I've created Imagine Balance to help document my journey to a more balanced life.
In yoga, balance is much more a state of mind rather than a physical ability. I want to imagine balance so that I can achieve it.
imagining balance to achieve balance
I’ve realized that while this blog is mostly for to me to be able to look back on my journey, neither one of us wants to read bland recaps of something you may be doing yourself. How I’m going to solve this, however, I haven’t completely worked out. So this week I’m going to try to go a little deeper into my favorite and most challenging day of A Year of Living Your Yoga and see where that takes us.
Favorite Lesson : Jan 31 – Yoga is not about avoiding difficulty.
When challenged to do something difficult for me for 5 minutes, I chose to apply for jobs. You might be thinking “that does not sound difficult” or if you’re my husband you might be thinking “it’s about damn time”. I really don’t like to think about why it’s hard for me, but without facing this, I can’t move past it.
When I lost my job 2 years ago (has it really been that long?!), I felt completely rejected. While rationally I can see that the elimination of my territory was more about the company’s lack of market research prior to hiring me, emotionally I feel like I wasn’t good enough. I did, however, jump full force into the application process right away. Hundreds of applications and months later without a lead just made the initial emotional wound that much deeper.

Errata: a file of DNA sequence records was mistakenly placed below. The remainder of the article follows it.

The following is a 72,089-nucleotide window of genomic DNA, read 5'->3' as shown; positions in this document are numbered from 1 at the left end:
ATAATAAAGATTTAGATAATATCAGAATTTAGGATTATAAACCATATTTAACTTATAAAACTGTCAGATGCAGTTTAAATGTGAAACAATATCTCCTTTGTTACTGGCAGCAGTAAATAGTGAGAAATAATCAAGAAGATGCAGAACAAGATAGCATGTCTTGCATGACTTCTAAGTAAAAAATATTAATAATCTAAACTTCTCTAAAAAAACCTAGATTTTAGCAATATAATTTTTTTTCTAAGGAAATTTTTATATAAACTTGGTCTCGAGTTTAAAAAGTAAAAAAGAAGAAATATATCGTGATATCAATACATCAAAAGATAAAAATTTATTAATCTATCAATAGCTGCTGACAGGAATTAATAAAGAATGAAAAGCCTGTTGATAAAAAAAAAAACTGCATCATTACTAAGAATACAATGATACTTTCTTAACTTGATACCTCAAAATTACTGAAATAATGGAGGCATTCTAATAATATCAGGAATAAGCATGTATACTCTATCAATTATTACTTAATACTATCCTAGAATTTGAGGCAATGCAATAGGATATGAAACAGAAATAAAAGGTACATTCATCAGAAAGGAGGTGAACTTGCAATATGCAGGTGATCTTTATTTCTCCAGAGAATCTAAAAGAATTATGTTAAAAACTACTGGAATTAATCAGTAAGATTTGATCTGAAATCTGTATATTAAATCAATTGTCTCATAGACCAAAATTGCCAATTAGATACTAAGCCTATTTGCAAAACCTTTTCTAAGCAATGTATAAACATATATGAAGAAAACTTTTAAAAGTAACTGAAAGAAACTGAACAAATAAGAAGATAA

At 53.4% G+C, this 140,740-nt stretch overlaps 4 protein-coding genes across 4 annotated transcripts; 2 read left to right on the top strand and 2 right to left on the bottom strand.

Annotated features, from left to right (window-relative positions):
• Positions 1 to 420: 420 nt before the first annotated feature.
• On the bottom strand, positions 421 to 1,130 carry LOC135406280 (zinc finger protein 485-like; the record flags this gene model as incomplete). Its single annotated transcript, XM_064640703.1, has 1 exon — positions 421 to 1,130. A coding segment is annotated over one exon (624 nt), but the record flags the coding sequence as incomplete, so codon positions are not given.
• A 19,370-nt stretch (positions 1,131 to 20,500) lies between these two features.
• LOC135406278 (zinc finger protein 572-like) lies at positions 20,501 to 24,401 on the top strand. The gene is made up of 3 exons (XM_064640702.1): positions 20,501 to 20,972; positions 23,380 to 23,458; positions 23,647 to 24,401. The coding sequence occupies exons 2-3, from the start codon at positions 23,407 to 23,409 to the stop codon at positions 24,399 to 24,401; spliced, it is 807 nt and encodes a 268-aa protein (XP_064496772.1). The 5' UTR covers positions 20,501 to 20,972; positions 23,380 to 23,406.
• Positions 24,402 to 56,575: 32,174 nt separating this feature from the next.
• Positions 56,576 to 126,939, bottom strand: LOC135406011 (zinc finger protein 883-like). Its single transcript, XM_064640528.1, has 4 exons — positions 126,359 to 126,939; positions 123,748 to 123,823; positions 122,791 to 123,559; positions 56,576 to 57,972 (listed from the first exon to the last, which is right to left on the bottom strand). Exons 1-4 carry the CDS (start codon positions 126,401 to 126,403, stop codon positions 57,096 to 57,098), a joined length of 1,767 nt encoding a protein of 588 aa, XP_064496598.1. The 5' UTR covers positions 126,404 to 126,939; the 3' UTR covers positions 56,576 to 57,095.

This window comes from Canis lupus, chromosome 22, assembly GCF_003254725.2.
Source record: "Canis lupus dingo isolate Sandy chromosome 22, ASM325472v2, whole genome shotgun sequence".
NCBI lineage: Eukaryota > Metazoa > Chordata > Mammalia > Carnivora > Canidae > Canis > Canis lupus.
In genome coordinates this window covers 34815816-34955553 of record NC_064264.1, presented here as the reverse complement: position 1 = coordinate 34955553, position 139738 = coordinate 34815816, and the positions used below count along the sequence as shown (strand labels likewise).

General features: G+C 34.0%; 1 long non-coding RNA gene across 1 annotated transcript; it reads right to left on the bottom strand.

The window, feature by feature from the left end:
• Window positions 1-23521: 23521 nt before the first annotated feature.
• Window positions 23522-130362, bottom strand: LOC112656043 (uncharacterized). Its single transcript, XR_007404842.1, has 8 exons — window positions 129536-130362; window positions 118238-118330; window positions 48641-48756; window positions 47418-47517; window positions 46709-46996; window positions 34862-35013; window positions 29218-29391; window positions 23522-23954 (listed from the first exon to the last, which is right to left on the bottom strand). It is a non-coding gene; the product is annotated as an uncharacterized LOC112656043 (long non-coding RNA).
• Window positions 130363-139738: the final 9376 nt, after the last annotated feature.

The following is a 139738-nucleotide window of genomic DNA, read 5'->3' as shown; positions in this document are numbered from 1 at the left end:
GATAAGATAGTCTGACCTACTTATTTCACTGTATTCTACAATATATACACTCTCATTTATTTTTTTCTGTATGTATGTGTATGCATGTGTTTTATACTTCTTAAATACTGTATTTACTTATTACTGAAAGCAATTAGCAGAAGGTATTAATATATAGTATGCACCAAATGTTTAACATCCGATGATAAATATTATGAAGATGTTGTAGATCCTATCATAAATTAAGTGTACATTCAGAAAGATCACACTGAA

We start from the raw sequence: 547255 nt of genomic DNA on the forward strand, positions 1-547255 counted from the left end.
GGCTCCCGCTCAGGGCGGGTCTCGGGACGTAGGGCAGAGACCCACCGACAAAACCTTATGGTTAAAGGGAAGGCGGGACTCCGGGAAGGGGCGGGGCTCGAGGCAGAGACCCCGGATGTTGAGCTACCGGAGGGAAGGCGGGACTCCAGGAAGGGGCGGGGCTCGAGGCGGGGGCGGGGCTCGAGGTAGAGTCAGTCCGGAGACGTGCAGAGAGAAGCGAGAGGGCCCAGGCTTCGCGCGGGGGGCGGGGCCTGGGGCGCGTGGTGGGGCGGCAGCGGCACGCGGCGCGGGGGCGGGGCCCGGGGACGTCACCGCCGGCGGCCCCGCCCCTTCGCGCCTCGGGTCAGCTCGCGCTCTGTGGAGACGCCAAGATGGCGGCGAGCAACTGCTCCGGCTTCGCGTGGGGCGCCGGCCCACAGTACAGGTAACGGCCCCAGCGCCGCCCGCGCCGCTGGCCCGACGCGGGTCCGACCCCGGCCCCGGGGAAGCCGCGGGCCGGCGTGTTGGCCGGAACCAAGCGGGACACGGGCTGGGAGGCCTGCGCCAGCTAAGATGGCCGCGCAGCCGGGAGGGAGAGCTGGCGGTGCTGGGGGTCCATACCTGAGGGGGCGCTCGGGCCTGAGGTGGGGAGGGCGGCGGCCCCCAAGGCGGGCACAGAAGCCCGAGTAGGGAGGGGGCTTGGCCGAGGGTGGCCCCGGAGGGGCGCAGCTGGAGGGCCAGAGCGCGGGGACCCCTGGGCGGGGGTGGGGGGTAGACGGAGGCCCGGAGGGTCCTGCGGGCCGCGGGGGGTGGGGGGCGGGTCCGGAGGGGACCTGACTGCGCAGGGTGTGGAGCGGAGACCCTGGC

Then I got my current job as a waitress. While I wouldn’t call it “stress-free”, I don’t bring work home. It is easy for me and I’m good at it. Is it what I want to do for the rest of my life? NO! So why am I clinging to it? Because I’m excellent at denial. I’m comfortable here and it’s easy to let time pass without acknowledging the need for change.
Thinking about only having to apply for jobs for 5 minutes made it feel less of a big deal. I actually ended up working on them for longer than I anticipated. I’m hoping to go into this “only 5 minutes” mode for at least one night a week from now on.
Most Difficult Lesson : Feb 03 – Life is holy.
When asked to dedicate my practice to God or a divine being, I was at a complete loss. As I’ve mentioned on my Open Mind page, I’m not a religious person. I neither believe nor disbelieve in a higher power. I honestly don’t care either way. I am a good person (most of the time) and do so merely to be a good person. My parents chose to raise my sister and I to follow many of the same moral rules you see in religions like Christianity, but without the faith or fear of an afterlife or higher being.
So how do I align my beliefs, or lack there of, with this aspect of my yoga? I ended up dedicating that day to my husband instead. I picked someone who loves and supports me. Someone who helps me be a better person. I could have easily picked my parents, sister, or a close friend with the same intention.
I tried to look up some information on yoga for non-theists and came across a lot of articles about fear of yogic religion. Let me be clear, I don’t fear religion and welcome the ideas of many different cultures. To each their own. While I’m aware that I can benefit my life both physically and mentally with yoga without the spiritual aspects, I’m wondering how to best supplement them. If you are an atheist, or agnostic, or even Buddhist, how do you approach the theist side of your practice?